The Ongoing Dangers of Distracted Driving in the U.S.

The latest National Highway Transportation Safety Administration (NHSTA) statistics show that 3,142 U.S. drivers were killed as a result of distracted driving in 2020 alone. Despite the alarming — and irrefutable — evidence that distracted driving kills, many are still guilty of it. As an example, in a survey conducted by The Zebra in January 2021, more than one in five respondents admitted to texting while driving.

Distracted driving remains a serious problem in America, and it doesn’t stop with texting. As drivers try to get more done while they're behind the wheel, activities such as eating, taking photos, and applying makeup while driving are increasingly pulling attention away from the road and leading to accidents. 

Distracted Driving Statistics Across the Country

Distracted driving is any behavior that takes your eyes off the road, your hands off the wheel, and your attention away from driving. Even taking a few seconds to check your phone or change radio stations puts you at an increased risk of causing an accident.

The Zebra’s driver survey uncovered a variety of dangerous behind-the-wheel behaviors and some surprising attitudes about distracted driving. Here's a look at the respondents bad habits:

  • Eating while driving: 52.5% of drivers

  • Texting while driving: 23.6% of drivers

  • Taking photos while driving: 11.7% of drivers

  • Applying makeup while driving: 6.5% of drivers

  • Drinking while driving: 3.4% of drivers

Not only are drivers engaging in dangerous behaviors, but an alarming number of respondents don’t fully understand just how irresponsible their habits are.

  • Only 36.54% of respondents said they “completely agree” that using a mobile device hinders your ability to drive.

  • Despite numerous studies showing that texting while driving and driving drunk both limit your capacity for focus and awareness, less than 50% of respondents agreed that the two activities are equally dangerous.

Solutions to Distracted Driving

Most behind-the-wheel distractions can be avoided, or — at the very least — minimized. Below are a few ways to enhance your safety while on the roads.

Avoid Multitasking

Everyone thinks they’re the world’s greatest multitasker. However, a motor vehicle is not the place to practice your multitasking skills. Eating and drinking, putting on makeup, doing your hair, or taking a phone call while driving is a recipe for disaster. Finish your grooming, select your music or podcast of choice, and set your GPS before you start driving.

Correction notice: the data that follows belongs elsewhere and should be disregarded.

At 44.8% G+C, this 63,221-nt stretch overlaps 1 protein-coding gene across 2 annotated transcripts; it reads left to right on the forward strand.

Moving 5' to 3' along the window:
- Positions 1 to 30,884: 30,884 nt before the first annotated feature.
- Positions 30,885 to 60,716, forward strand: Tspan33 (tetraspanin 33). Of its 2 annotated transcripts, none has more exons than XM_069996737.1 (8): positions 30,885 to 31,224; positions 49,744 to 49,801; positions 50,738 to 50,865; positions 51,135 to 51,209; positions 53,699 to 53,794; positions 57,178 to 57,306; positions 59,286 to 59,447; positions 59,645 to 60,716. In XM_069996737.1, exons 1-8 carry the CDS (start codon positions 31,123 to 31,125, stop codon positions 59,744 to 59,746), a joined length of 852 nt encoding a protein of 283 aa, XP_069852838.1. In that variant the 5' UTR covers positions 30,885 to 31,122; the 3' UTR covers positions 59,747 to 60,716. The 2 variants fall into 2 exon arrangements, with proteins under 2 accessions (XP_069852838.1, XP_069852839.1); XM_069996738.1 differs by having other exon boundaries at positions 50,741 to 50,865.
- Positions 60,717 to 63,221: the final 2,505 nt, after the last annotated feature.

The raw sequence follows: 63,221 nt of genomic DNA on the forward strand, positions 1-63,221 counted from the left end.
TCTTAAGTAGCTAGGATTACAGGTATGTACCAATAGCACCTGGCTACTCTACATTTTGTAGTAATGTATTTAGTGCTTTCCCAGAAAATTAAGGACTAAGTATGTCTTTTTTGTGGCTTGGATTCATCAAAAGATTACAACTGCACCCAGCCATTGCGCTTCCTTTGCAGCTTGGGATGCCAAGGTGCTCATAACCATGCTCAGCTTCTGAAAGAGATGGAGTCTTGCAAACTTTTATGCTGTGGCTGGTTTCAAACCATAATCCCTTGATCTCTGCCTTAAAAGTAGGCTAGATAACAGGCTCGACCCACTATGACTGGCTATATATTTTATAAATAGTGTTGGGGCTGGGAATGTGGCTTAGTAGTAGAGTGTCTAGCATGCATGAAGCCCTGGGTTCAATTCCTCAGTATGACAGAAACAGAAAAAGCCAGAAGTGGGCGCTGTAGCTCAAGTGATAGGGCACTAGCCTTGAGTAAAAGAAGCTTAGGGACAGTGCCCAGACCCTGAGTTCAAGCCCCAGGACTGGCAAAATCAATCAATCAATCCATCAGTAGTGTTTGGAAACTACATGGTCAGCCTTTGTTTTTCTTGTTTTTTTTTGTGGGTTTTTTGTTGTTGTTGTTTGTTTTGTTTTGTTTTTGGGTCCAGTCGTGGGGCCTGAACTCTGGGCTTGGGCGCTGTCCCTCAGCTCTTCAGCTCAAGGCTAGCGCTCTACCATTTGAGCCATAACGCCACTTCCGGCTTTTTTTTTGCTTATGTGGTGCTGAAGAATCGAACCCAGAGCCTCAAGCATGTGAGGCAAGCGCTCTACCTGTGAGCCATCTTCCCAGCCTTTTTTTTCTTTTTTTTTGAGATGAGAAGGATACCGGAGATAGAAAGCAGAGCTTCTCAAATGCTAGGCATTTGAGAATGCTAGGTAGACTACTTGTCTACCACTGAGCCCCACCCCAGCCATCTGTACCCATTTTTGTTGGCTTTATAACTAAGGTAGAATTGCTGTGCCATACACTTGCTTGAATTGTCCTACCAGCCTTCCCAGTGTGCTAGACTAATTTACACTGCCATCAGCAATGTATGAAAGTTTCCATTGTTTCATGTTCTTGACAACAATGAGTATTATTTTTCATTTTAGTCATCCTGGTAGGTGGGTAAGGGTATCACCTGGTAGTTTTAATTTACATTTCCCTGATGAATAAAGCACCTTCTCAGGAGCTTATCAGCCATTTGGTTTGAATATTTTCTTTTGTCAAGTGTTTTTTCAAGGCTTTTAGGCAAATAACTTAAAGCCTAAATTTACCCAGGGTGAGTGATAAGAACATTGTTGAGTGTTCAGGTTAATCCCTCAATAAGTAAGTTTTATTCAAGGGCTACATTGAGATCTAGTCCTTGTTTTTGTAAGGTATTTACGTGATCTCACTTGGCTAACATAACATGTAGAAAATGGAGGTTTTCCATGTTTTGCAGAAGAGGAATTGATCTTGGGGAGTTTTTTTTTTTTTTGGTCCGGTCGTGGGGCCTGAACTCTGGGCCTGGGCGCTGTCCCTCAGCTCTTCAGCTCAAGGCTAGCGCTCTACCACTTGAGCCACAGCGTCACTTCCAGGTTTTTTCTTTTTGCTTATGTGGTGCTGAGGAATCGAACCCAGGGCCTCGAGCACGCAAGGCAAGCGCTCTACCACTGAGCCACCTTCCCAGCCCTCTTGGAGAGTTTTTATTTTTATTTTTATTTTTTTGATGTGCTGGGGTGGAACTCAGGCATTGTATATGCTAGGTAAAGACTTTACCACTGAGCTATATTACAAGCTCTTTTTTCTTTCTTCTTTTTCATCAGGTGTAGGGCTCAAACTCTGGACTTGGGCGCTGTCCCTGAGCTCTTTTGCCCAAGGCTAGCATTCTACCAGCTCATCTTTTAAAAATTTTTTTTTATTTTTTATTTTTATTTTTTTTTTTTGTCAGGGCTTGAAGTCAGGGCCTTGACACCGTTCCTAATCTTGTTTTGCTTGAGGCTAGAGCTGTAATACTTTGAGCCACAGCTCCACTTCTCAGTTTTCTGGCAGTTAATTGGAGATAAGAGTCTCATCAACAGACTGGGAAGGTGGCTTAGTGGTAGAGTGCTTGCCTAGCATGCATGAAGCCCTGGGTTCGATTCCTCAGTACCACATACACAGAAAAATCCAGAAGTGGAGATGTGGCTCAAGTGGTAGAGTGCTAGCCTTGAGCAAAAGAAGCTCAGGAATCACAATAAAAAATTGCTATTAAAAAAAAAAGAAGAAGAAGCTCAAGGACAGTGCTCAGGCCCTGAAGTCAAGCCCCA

Educate Your Teens

As a parent, it’s important to talk with your teens about safe driving habits. You can also help them resist the urge to use their phone while behind the wheel by installing tools to eliminate distractions.

According to the U.S. Centers for Disease Control (CDC), teens between the ages of 16 and 19 have a higher rate of motor vehicle crashes than any other age group. Not only can a frank conversation help address some of the dangerous behaviors teens sometimes engage in, but completing a Parent-Teen Driving Contract can further solidify your expectation for your teen to engage in safe driving habits while they are behind the wheel. 

Set a Good Example

It’s hard to tell your teens not to engage in risky behaviors when they see you doing the same things. Whenever you’re behind the wheel, put 100% of your focus on getting you and your family to your destination safely. Avoid using your phone, eating, drinking, or fiddling with the radio or your GPS system. It may seem like a harmless behavior, but eliminating these types of distractions may save a life.

Sharpening your defensive driving skills is one of the best ways to stay safe on the road. If you or your teen could use a refresher,’s online course is the perfect solution. Check it out today! 

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